July 11, 2013 in Nation/World

Navy completes first landing of drone on aircraft carrier

Brock Vergakis Associated Press
Associated Press photo

An X-47B Navy drone approaches the deck as it lands aboard the nuclear aircraft carrier USS George H.W. Bush off the coast of Virginia on Wednesday. It is the first landing by a drone on a Navy carrier.
(Full-size photo)

ABOARD THE USS GEORGE H.W. BUSH – The Navy successfully landed a drone the size of a fighter jet aboard an aircraft carrier for the first time Wednesday, showcasing the military’s capability to have a computer program perform one of the most difficult tasks that a pilot is asked to do.

The landing of the X-47B experimental aircraft means the Navy can move forward with its plans to develop another unmanned aircraft that will join the fleet alongside traditional airplanes to provide around-the-clock surveillance while also possessing a strike capability. It also would pave the way for the U.S. to launch unmanned aircraft without the need to obtain permission from other countries to use their bases.

“It is not often that you get a chance to see the future, but that’s what we got to do today. This is an amazing day for aviation in general and for naval aviation in particular,” Navy Secretary Ray Mabus said after watching the landing.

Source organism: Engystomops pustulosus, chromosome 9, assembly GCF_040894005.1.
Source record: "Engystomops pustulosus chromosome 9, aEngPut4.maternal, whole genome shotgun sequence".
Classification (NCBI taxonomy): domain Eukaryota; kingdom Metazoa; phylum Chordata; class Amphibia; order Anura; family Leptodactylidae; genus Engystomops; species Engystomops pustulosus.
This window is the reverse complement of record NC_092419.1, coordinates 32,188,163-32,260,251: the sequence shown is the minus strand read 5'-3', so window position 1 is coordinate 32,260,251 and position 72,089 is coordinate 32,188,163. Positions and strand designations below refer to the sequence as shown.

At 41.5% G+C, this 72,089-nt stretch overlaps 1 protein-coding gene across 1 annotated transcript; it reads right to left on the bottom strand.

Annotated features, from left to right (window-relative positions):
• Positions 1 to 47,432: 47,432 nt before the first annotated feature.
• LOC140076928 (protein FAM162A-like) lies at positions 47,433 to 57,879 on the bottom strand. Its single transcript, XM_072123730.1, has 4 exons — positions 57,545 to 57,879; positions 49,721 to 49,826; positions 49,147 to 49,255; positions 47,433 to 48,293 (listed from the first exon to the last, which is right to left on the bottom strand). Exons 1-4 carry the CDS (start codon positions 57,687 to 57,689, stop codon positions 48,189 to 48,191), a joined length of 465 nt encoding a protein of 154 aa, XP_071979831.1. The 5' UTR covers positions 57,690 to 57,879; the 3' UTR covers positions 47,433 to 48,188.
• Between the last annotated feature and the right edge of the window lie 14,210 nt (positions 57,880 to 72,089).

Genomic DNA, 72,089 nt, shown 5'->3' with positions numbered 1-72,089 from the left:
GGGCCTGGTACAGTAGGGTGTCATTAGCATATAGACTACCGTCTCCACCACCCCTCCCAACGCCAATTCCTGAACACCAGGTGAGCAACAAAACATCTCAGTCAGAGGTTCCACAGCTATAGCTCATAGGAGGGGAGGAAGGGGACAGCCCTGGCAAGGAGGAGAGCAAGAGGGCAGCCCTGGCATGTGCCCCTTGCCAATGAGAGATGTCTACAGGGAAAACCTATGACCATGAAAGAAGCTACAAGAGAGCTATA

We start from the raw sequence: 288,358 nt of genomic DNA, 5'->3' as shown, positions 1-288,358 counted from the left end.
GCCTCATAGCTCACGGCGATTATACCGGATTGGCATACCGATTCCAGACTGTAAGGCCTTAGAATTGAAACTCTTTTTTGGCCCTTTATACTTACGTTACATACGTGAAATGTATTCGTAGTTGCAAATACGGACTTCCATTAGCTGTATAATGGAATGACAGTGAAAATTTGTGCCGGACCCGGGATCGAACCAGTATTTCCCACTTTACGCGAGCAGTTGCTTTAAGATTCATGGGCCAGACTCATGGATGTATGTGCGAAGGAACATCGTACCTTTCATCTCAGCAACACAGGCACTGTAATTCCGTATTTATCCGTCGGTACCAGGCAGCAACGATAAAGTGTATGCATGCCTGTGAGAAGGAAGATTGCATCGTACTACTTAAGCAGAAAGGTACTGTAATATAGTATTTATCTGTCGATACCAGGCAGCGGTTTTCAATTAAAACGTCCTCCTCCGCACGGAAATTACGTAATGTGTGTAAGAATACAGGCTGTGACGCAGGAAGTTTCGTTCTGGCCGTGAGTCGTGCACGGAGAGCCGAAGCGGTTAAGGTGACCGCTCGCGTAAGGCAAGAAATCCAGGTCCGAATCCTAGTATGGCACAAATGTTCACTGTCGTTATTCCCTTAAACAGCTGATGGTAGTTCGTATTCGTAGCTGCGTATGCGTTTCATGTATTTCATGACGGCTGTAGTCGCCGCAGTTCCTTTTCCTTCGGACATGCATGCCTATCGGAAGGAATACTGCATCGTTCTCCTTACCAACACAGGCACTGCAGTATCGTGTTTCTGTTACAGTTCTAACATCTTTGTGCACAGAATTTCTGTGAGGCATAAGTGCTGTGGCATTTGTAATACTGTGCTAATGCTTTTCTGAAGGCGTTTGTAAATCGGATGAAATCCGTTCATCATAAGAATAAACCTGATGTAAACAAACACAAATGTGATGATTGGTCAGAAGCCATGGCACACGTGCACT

The X-47B experimental aircraft took off from Naval Air Station Patuxent River in Maryland before approaching the USS George H.W. Bush, which was operating about 70 miles off the coast of Virginia. The tail-less drone landed by deploying a hook that caught a wire aboard the ship and brought it to a quick stop, just like normal fighter jets do.

The maneuver is known as an arrested landing and had previously only been done by the drone on land at Patuxent River. Landing on a ship that is constantly moving while navigating through turbulent air behind the aircraft carrier is seen as a more difficult maneuver, even on a clear day with low winds like Wednesday.

Rear Adm. Mat Winter, the Navy’s program executive officer for unmanned aviation and strike weapons, said everything about the flight – including where on the flight deck the plane would first touch and how many feet its hook would bounce – appeared to go exactly as planned.

Less than an hour after that first landing, the jet took off from the carrier and then landed again. On its third and last-planned landing attempt, the Navy said, the jet self-detected a navigation computer anomaly. Instead of landing on the carrier, it flew to Wallops Island Air Field on the Eastern Shore of Virginia. The Navy says the plane landed safely there.

The X-47B will never be put into operational use, but it will help Navy officials develop future carrier-based drones. Those drones could begin operating by 2020, according to Winter.

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